Iran, Malaysia, Turkey and Qatar are considering trading among themselves in gold and through a barter system as a hedge against any future economic sanctions.
That was announced by Malaysian Prime Minister Mahathir Mohamad on Saturday (December 21), at the end of an Islamic summit in Kuala Lumpur.
(SOUNDBITE) (English) MALAYSIAN PRIME MINISTER MAHATHIR MOHAMAD SAYING: "We are seriously looking into this and we hope that we will be able to find a mechanism to put it into effect.
Our focus is mainly on the economy, science and technology as well as the defense industry.
But the most important aspect of all the focus is the need to be able to produce and create new indigenous technologies." U.S.-allied Arab states Saudi Arabia, the United Arab Emirates, Bahrain and Egypt cut diplomatic and trade links with Qatar about two-and-a-half years ago over allegations it backs terrorism, a charge Doha denies.
Iran, meanwhile, has been hit badly after the United States reimposed sanctions on it last year.
Mohamad said it was important for the Muslim world to be self-reliant in order to face future threats.
Saudi Arabia's de facto ruler, Mohammed bin Salman, has enjoyed close ties, some would say a free pass, with Donald Trump in the White House. Joe Biden has promised that if he becomes U.S. president, that will change. Lucy Fielder reports.
On October 26, a 21-year-old college girl was shot dead in broad daylight in Ballabhgarh. According to police, the incident happened when the woman went to write her college exam. Two accused have been arrested in the incident and are in police custody. According to victim's brother, "The problem is that we have to sit for justice, we did not give vote to sit, we gave vote so that we could get justice at our doorstep. It is more than 24 hours, no MLA, politician came to meet us. If she would have been a Muslim daughter, everyone would have come. But she is Hindu therefore no one is coming."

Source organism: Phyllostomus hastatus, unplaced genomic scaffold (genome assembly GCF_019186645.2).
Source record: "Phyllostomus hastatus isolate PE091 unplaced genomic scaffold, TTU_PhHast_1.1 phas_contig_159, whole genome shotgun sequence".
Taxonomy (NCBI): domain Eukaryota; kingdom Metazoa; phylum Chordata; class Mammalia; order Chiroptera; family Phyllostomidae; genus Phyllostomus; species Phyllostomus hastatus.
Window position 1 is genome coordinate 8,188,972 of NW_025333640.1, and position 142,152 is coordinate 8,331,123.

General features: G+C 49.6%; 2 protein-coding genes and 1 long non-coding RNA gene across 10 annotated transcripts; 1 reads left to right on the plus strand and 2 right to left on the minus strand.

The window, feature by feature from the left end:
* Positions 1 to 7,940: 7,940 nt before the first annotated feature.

France warned its citizens living or traveling in several Muslim-majority countries to take extra security precautions on Tuesday as anger surged over cartoons of the Prophet Mohammad. Edward Baran reports
The military leader of Sudan's sovereign council says a recently announced "normalization" deal with Israel benefits both sides, despite some opposition at home and suggestions that Khartoum was pressured into compliance. David Doyle reports.
A humanitarian ceasefire between Azerbaijan and Armenia came into force at midnight on Saturday, only to crumble within a few hours - with both sides accusing the other of violations. David Doyle reports.
A U.N. report due to be published this week details the "strong financial position" of Somali militant group al Shabaab - including how it is moving millions of dollars through the formal banking system and investing in property and businesses. David Doyle reports.
In a historic first visit by a Gulf Arab nation, a United Arab Emirates delegation arrived in Israel on Tuesday, accompanied by top U.S. officials, to cement a normalization deal signed last month. Adam Reed has more.
"You have to thank Trump" posters in Hebrew suddenly started appearing on minibuses in Tel Aviv this week, as Republican ads brought the race for the White House onto the streets of Israel. Democrats are also targeting American-Israelis. They arranged a 40% discount with the courier service DHL for voters whose home states require overseas ballots to be sent by mail. Emer McCarthy reports.
Diamond traders in Dubai say they have been inundated with enquiries from Israelis, who traditionally do their business in Belgium's Antwerp -- the world's biggest centre for traders of rough and polished diamonds. Last month the UAE and Bahrain signed agreements to normalize ties with Israel. Adam Reed reports.